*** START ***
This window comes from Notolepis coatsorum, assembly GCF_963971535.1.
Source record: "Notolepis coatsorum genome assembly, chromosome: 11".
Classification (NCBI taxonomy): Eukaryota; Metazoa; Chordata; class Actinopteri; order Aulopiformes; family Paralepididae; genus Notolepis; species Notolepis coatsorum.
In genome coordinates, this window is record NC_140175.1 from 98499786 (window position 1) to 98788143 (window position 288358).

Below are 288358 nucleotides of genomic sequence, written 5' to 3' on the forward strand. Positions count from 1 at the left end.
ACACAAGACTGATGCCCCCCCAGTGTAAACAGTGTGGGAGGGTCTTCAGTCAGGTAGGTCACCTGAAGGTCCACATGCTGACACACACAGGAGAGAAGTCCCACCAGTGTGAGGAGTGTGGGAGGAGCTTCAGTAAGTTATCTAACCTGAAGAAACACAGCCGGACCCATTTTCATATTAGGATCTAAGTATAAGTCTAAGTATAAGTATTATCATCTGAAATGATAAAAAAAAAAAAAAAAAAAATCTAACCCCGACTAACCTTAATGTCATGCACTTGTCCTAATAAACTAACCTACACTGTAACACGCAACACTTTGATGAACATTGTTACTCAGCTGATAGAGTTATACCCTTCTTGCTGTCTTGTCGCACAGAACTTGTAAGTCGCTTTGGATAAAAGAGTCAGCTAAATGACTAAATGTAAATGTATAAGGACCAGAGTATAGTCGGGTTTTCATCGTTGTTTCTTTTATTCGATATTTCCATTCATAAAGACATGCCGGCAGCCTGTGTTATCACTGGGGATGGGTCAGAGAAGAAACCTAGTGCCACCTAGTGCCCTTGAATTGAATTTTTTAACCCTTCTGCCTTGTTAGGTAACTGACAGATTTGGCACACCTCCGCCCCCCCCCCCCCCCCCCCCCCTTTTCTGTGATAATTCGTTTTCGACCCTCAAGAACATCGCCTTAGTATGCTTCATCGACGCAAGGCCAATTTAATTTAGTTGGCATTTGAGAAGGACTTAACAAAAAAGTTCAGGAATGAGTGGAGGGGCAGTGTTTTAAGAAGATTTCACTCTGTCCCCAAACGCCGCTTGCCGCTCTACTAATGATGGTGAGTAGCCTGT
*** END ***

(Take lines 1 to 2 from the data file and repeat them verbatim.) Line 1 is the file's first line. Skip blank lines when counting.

This window comes from Notolepis coatsorum, assembly GCF_963971535.1.
Source record: "Notolepis coatsorum genome assembly, chromosome: 11".